Conceit you me: as having clasped
Within my palm, the rose being ta’en away,
My hand retains a little breath of sweet,
So may man’s trunk, his spirit slipped away,
Hold still a faint perfume of his sweet guest.
’Tis so: for when discursive powers fly out,
And roam in progress through the bounds of heaven,
The soul itself gallops along with them
As chieftain of this winged troop of thought,
Whilst the dull lodge of spirit standeth waste
Until the soul return.
Then follows a passage of sheer gibberish; then a dialogue of the noblest and most dramatic eloquence; then a chaotic alternation of sense and nonsense, bad Italian and mixed English, abject farce and dignified rhetoric, spirited simplicity and bombastic jargon. It would be more and less than just to take this act as a sample or a symbol of the author’s usual way of work; but I cannot imagine that a parallel to it, for evil and for good, could be found in the works of any other writer.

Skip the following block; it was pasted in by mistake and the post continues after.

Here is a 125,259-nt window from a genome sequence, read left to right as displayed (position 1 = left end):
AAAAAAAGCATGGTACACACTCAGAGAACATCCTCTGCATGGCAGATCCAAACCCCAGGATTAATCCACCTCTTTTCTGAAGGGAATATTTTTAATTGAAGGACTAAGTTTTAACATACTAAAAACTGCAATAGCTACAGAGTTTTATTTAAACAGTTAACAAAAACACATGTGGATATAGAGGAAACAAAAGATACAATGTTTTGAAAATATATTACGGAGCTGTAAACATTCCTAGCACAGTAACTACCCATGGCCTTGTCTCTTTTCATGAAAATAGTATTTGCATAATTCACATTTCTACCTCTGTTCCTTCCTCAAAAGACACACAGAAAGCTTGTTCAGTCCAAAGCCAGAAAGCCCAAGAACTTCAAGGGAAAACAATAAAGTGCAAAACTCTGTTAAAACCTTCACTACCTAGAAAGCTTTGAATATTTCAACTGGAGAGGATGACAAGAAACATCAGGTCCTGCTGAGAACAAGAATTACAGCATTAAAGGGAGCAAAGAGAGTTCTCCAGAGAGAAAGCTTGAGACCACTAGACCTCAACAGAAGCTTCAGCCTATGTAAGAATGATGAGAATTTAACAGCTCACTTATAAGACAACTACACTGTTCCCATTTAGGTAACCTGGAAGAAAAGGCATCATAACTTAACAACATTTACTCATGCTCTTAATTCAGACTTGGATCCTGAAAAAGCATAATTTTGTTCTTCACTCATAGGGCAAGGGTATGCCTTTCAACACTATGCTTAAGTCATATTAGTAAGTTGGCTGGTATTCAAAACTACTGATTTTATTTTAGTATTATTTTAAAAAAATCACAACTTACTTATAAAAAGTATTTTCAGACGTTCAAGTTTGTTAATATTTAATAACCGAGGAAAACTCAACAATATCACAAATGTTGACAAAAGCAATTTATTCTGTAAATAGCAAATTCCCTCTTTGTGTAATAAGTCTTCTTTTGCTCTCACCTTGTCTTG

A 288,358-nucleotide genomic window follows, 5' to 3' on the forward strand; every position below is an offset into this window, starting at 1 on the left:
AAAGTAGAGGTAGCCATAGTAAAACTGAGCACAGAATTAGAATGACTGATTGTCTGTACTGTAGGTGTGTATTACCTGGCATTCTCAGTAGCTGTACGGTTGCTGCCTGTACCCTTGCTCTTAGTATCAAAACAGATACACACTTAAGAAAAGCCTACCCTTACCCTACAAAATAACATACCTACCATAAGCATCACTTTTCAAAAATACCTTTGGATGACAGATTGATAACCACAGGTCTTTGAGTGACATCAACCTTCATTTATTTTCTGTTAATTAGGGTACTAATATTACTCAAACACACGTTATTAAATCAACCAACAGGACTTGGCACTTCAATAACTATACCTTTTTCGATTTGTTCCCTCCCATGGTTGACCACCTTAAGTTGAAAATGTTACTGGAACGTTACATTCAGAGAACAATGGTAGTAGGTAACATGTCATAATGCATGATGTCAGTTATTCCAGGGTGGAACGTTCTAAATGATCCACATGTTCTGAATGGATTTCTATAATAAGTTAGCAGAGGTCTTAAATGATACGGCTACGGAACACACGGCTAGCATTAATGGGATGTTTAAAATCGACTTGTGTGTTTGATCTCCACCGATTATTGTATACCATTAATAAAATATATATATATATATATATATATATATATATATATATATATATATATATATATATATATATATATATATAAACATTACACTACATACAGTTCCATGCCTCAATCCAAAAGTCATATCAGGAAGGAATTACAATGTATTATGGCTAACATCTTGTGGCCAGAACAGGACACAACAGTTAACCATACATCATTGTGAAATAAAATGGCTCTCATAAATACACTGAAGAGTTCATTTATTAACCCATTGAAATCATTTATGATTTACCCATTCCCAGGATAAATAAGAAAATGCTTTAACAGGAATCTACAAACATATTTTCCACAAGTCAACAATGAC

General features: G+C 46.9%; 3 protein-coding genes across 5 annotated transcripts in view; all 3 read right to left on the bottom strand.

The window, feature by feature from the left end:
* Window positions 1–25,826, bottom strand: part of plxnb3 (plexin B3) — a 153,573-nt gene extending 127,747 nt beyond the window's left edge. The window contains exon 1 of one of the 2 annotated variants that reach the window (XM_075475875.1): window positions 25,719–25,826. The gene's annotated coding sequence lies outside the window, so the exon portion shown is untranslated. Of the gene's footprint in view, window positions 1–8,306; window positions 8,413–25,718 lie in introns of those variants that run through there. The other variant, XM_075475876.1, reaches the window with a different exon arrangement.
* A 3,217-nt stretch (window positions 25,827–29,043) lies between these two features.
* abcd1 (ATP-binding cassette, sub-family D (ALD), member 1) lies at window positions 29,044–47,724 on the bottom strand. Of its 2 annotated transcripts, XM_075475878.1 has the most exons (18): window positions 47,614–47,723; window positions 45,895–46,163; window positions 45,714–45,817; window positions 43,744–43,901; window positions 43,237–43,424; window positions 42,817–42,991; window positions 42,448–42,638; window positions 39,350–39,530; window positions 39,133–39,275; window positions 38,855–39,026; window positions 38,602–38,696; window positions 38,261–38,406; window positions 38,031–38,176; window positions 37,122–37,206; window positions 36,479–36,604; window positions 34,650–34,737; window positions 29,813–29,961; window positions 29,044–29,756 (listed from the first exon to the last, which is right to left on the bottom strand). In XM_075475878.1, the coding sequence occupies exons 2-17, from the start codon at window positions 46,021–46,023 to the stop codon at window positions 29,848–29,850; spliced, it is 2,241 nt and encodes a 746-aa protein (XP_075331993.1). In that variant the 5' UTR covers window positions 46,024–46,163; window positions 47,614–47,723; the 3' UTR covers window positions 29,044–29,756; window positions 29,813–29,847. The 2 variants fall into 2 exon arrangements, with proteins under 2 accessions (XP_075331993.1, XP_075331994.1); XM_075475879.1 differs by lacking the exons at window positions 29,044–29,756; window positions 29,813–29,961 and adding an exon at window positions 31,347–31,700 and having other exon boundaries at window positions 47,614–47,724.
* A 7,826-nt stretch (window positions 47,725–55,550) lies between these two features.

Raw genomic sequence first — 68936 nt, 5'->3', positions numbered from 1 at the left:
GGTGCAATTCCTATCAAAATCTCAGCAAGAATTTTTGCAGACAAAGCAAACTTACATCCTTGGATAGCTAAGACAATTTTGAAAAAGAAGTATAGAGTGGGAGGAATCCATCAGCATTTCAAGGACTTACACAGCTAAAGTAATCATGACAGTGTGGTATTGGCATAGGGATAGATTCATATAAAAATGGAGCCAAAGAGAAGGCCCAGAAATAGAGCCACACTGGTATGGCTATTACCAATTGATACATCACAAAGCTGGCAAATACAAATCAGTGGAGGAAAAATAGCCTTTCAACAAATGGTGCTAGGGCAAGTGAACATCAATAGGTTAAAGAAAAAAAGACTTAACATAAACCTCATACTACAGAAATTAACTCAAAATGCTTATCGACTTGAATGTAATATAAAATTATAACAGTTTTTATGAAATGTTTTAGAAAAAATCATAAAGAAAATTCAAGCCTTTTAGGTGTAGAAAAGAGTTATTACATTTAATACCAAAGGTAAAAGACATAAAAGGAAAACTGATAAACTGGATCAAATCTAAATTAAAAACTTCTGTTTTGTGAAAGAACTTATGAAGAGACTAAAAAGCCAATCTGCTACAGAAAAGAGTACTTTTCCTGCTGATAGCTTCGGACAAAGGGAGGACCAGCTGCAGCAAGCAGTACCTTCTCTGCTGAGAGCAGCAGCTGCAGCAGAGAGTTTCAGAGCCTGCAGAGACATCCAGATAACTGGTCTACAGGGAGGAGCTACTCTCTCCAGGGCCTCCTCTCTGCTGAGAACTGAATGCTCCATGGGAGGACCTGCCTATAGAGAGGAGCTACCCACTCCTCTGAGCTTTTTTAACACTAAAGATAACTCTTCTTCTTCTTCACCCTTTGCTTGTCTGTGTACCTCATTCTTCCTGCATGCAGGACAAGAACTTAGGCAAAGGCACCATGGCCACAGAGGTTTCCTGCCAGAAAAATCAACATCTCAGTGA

The Muse of this poet is no maiden of such pure and august beauty as enthralls us with admiration of Webster’s; she has not the gypsy-brightness and vagrant charm of Dekker’s, her wild soft glances and flashing smiles and fading traces of tears; she is no giddy girl, but a strong woman with fine irregular features, large and luminous eyes, broad intelligent forehead, eyebrows so thick and close together that detraction might call her beetle-browed, powerful mouth and chin, fine contralto voice (with an occasional stammer), expression alternately repellent and attractive, but always striking and sincere. No one has ever found her lovely; but there are times when she has a fascination of her own which fairer and more famous singers might envy her; and the friends she makes are as sure to be constant as she, for all her occasional roughness and coarseness, is sure to be loyal in the main to the nobler instincts of her kind and the loftier traditions of her sisterhood.